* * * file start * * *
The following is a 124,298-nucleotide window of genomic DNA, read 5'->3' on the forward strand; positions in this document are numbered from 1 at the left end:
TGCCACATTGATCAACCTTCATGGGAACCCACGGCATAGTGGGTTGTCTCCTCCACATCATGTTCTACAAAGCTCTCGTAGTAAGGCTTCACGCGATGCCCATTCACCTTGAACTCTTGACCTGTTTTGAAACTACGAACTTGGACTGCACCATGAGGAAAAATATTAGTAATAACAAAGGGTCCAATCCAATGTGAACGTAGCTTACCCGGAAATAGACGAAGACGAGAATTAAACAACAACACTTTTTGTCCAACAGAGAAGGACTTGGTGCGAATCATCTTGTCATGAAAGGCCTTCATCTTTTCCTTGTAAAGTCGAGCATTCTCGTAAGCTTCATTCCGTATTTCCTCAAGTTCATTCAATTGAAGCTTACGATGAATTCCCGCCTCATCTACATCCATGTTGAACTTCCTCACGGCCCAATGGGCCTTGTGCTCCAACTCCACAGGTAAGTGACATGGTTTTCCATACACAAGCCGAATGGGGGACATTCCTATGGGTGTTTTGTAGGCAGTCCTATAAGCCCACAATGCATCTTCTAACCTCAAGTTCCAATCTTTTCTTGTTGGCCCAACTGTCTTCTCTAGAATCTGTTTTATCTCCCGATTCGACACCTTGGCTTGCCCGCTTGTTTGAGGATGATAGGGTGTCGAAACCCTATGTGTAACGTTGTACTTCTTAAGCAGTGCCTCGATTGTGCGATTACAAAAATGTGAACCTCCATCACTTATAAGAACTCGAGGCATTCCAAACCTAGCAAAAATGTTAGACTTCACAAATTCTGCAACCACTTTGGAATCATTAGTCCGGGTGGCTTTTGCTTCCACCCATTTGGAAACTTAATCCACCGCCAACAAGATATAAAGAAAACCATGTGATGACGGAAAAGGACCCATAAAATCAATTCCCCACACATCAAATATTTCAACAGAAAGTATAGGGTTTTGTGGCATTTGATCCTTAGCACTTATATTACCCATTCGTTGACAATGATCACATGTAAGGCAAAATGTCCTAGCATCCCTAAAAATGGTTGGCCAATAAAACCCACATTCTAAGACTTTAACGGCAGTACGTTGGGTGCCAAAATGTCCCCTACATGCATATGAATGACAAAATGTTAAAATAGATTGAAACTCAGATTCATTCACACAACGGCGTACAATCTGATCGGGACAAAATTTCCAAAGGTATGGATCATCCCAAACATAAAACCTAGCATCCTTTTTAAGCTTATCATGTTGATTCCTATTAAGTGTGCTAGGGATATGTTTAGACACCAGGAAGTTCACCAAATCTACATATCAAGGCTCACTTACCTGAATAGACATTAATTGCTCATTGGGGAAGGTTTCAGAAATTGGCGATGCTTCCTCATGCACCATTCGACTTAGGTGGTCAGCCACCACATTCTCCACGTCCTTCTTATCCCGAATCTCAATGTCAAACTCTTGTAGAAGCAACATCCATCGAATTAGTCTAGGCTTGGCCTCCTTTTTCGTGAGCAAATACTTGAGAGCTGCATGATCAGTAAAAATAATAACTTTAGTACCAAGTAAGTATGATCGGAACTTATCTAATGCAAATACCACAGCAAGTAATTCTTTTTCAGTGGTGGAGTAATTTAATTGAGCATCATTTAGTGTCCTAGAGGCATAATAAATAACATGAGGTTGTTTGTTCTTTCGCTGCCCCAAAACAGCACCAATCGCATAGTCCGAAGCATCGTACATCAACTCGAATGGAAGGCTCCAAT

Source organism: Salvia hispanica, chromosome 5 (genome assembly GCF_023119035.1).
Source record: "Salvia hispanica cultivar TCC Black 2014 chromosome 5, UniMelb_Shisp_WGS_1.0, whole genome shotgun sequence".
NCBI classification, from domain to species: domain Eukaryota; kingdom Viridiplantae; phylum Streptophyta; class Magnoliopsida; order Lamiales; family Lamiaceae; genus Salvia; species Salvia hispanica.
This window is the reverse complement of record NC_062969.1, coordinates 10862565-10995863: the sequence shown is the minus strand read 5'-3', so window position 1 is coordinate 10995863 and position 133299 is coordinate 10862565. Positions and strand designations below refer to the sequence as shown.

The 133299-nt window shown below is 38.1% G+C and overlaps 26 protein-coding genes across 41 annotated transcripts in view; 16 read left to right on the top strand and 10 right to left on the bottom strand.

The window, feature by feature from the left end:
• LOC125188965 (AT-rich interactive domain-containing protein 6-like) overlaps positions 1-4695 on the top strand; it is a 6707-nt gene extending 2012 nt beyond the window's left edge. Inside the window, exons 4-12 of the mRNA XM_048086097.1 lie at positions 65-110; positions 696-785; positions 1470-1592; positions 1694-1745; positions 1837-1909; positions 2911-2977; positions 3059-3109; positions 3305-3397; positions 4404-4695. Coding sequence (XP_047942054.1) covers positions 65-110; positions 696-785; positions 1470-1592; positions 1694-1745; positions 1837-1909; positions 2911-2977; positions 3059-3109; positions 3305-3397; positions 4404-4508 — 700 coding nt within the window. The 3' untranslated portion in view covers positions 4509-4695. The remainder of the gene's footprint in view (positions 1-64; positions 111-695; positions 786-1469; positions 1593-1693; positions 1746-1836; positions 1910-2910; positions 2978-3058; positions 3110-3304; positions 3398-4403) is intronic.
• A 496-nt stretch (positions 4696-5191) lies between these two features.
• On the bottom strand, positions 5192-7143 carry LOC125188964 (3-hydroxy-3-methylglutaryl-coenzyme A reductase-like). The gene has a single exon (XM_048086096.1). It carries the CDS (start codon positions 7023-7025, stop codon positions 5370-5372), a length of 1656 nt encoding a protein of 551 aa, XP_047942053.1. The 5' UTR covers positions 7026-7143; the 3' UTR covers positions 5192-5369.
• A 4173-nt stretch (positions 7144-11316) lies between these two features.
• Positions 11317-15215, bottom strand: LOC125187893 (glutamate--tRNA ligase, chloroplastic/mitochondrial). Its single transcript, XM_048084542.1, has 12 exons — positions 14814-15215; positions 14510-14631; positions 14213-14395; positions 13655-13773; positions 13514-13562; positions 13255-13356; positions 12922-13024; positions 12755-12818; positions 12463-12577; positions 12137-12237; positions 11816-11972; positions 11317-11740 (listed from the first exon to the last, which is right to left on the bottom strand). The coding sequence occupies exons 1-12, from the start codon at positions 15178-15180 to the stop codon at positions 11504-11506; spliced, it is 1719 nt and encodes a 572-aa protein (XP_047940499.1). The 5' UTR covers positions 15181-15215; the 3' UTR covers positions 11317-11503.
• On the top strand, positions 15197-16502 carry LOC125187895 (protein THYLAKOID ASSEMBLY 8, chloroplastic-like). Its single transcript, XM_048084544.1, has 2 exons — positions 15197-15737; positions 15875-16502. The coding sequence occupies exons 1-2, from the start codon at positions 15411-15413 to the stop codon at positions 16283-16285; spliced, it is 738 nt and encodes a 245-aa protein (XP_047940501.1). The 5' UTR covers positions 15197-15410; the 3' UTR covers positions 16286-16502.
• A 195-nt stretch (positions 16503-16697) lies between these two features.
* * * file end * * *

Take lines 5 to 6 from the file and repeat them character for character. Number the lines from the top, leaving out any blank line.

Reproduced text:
NCBI classification, from domain to species: domain Eukaryota; kingdom Viridiplantae; phylum Streptophyta; class Magnoliopsida; order Lamiales; family Lamiaceae; genus Salvia; species Salvia hispanica.
This window is the reverse complement of record NC_062969.1, coordinates 10862565-10995863: the sequence shown is the minus strand read 5'-3', so window position 1 is coordinate 10995863 and position 133299 is coordinate 10862565. Positions and strand designations below refer to the sequence as shown.